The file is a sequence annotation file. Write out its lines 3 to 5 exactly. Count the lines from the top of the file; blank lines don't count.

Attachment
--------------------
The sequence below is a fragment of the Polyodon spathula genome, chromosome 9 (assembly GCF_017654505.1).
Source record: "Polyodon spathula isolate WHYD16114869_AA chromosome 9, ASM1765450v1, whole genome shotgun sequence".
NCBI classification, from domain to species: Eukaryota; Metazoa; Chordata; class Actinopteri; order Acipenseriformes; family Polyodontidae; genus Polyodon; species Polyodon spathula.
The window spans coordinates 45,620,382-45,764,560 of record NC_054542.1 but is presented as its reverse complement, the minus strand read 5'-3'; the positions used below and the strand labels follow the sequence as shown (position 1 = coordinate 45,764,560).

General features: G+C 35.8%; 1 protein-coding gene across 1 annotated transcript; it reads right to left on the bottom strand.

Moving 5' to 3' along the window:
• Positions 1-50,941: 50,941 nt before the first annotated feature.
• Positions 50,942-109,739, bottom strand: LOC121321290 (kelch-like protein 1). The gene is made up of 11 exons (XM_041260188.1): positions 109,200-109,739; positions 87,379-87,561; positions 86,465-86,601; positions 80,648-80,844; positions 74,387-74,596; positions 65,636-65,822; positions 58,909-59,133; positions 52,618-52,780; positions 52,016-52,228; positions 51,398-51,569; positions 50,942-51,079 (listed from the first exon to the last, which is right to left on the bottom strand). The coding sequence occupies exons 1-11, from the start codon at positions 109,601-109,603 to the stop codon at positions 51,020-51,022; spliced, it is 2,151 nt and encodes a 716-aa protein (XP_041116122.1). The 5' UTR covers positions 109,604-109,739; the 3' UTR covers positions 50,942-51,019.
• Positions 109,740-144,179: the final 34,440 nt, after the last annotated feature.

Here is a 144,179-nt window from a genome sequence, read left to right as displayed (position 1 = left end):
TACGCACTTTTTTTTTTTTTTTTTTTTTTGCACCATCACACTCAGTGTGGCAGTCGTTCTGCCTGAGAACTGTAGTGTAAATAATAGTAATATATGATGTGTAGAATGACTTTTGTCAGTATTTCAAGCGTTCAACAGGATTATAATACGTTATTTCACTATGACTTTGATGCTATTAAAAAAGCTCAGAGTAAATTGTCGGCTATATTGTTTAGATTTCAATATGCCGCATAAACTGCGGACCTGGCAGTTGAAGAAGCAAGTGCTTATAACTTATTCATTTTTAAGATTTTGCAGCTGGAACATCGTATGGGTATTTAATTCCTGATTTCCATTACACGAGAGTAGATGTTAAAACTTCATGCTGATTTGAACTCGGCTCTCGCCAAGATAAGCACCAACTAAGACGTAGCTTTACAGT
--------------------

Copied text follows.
NCBI classification, from domain to species: Eukaryota; Metazoa; Chordata; class Actinopteri; order Acipenseriformes; family Polyodontidae; genus Polyodon; species Polyodon spathula.
The window spans coordinates 45,620,382-45,764,560 of record NC_054542.1 but is presented as its reverse complement, the minus strand read 5'-3'; the positions used below and the strand labels follow the sequence as shown (position 1 = coordinate 45,764,560).

General features: G+C 35.8%; 1 protein-coding gene across 1 annotated transcript; it reads right to left on the bottom strand.